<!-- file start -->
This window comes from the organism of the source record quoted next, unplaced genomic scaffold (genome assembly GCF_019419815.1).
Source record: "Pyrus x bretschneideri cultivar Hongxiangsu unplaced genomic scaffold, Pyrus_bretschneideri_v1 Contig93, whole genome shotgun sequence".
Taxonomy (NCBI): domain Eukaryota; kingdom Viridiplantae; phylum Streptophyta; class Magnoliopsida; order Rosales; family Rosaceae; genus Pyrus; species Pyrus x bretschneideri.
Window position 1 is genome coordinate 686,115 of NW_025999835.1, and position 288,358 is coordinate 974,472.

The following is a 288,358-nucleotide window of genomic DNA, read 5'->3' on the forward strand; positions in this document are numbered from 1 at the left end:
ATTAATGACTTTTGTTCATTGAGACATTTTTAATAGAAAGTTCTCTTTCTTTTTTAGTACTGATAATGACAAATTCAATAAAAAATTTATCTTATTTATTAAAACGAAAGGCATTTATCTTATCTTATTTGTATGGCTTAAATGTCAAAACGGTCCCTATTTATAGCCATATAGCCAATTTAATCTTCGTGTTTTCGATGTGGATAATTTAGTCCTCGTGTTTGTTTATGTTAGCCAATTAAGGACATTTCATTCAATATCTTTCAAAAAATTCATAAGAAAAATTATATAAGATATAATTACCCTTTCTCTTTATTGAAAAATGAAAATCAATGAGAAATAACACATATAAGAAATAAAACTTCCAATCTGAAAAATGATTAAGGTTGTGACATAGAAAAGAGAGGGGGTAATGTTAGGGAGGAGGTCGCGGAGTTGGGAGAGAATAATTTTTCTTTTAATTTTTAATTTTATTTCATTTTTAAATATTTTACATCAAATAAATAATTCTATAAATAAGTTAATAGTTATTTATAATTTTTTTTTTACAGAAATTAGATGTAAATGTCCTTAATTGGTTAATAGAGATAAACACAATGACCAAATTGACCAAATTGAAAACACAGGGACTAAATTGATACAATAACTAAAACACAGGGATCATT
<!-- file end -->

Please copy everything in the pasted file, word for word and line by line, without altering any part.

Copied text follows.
This window comes from the organism of the source record quoted next, unplaced genomic scaffold (genome assembly GCF_019419815.1).
Source record: "Pyrus x bretschneideri cultivar Hongxiangsu unplaced genomic scaffold, Pyrus_bretschneideri_v1 Contig93, whole genome shotgun sequence".
Taxonomy (NCBI): domain Eukaryota; kingdom Viridiplantae; phylum Streptophyta; class Magnoliopsida; order Rosales; family Rosaceae; genus Pyrus; species Pyrus x bretschneideri.
Window position 1 is genome coordinate 686,115 of NW_025999835.1, and position 288,358 is coordinate 974,472.

The following is a 288,358-nucleotide window of genomic DNA, read 5'->3' on the forward strand; positions in this document are numbered from 1 at the left end:
ATTAATGACTTTTGTTCATTGAGACATTTTTAATAGAAAGTTCTCTTTCTTTTTTAGTACTGATAATGACAAATTCAATAAAAAATTTATCTTATTTATTAAAACGAAAGGCATTTATCTTATCTTATTTGTATGGCTTAAATGTCAAAACGGTCCCTATTTATAGCCATATAGCCAATTTAATCTTCGTGTTTTCGATGTGGATAATTTAGTCCTCGTGTTTGTTTATGTTAGCCAATTAAGGACATTTCATTCAATATCTTTCAAAAAATTCATAAGAAAAATTATATAAGATATAATTACCCTTTCTCTTTATTGAAAAATGAAAATCAATGAGAAATAACACATATAAGAAATAAAACTTCCAATCTGAAAAATGATTAAGGTTGTGACATAGAAAAGAGAGGGGGTAATGTTAGGGAGGAGGTCGCGGAGTTGGGAGAGAATAATTTTTCTTTTAATTTTTAATTTTATTTCATTTTTAAATATTTTACATCAAATAAATAATTCTATAAATAAGTTAATAGTTATTTATAATTTTTTTTTTACAGAAATTAGATGTAAATGTCCTTAATTGGTTAATAGAGATAAACACAATGACCAAATTGACCAAATTGAAAACACAGGGACTAAATTGATACAATAACTAAAACACAGGGATCATT